Rooting for the Future
Did you know that climate change will affect the types of trees we can plant in years to come?
Trees that grow in Ontario today may not flourish 20 or 30 years from now. Based on findings from our “Adapting Forestry Programs for Climate Change” report, we are calling for more purposeful planting and forest management. A closer eye and hands-on approach is also needed to maintain our forests.
Trees and forests play a large role in mitigating climate change through sequestration, shading, and providing wildlife habitat. In the wake of increased development, our goal is to expand and enhance the tree canopy using properly selected trees. The important part to keep in mind however is that the trees selected today may not necessarily be the trees that are required in the future. Being diligent and responsive to changing our tree selection will help to restore and protect water quality in our lakes and streams for years to come.
Shake up in the Salt Industry
Winter road salt is quickly becoming one of the biggest environmental concerns in Lake Simcoe, with the majority of salt entering our waterways from roadways and commercial parking lots.
This year, our staff created two technical bulletins to provide helpful tips to municipal staff in two areas of salt management: Parking Lot Guidelines and Sand versus Salt. Both bulletins address the salt issue at a municipal level and provide research, tactics and easy-to-use policy guidelines for municipalities to implement.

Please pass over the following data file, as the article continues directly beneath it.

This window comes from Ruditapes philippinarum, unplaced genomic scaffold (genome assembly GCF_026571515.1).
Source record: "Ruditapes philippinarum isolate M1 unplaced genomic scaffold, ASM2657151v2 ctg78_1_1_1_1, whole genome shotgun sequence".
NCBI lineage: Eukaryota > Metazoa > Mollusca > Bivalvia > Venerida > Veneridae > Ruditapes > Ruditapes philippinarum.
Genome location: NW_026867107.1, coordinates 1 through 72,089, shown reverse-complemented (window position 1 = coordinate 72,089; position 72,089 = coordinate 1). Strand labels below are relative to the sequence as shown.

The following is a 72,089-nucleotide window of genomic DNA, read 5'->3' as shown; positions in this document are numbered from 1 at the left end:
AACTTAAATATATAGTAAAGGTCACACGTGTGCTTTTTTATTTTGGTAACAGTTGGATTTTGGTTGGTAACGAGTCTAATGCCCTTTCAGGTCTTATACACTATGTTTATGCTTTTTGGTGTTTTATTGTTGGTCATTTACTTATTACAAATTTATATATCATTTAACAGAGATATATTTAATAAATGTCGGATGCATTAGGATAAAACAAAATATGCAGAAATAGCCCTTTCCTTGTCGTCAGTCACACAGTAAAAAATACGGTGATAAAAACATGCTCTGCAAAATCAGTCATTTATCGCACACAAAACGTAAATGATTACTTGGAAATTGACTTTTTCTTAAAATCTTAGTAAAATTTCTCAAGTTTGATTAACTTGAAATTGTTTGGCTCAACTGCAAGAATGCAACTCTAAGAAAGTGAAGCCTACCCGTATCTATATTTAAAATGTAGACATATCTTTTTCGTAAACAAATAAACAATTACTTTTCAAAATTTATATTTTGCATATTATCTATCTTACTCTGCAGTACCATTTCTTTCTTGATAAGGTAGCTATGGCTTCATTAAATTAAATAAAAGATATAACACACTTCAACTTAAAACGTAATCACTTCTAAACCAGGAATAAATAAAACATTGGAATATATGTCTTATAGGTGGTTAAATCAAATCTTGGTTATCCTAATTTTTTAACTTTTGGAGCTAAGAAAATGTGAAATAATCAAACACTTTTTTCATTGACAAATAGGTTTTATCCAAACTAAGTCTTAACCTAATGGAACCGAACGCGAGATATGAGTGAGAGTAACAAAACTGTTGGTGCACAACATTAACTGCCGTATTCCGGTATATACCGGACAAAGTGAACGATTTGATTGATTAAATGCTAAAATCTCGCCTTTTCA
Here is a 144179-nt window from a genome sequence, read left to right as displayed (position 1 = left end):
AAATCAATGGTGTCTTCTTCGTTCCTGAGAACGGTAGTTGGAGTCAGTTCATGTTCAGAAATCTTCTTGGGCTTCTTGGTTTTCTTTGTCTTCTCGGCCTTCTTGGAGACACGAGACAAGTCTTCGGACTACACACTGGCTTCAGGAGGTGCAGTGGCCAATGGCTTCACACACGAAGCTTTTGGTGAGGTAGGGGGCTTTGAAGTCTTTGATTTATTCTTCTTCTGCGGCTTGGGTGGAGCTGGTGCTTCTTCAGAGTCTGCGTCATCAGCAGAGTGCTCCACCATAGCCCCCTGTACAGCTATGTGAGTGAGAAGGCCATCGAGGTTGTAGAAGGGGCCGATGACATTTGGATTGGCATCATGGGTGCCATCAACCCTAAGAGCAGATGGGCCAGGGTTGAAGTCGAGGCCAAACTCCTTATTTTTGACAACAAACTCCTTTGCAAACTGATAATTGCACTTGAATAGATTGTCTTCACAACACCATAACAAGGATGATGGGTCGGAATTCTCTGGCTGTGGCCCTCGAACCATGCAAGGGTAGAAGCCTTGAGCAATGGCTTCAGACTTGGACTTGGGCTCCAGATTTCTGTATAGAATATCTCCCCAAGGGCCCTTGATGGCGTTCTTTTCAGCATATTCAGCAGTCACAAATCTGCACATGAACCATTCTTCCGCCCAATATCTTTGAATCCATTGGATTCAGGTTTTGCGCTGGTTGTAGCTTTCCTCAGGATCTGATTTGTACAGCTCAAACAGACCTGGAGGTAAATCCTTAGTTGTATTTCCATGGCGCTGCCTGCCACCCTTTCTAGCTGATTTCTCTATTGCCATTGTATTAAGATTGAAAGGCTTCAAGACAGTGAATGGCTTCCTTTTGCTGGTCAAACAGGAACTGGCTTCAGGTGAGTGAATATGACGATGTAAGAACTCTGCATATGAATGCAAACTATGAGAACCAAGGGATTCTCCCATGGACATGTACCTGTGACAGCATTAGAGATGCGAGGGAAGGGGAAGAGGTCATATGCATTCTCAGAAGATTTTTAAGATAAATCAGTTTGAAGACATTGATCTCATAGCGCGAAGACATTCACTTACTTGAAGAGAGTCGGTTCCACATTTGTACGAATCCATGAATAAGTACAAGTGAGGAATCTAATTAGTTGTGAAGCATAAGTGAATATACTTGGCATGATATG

In addition, we formed the Freshwater Roundtable. Major stakeholders, including representatives from commercial property owners, government, the insurance industry, snow and ice contractors and conservation authorities were invited to participate. The first meeting is scheduled to take place in January 2019. The immediate goals of the Freshwater Roundtable will be to identify the barriers to adopting effective winter maintenance practices in the commercial sector and to begin creating a joint strategy on how to advocate for policy and legislative changes. Look forward to more on this in 2019.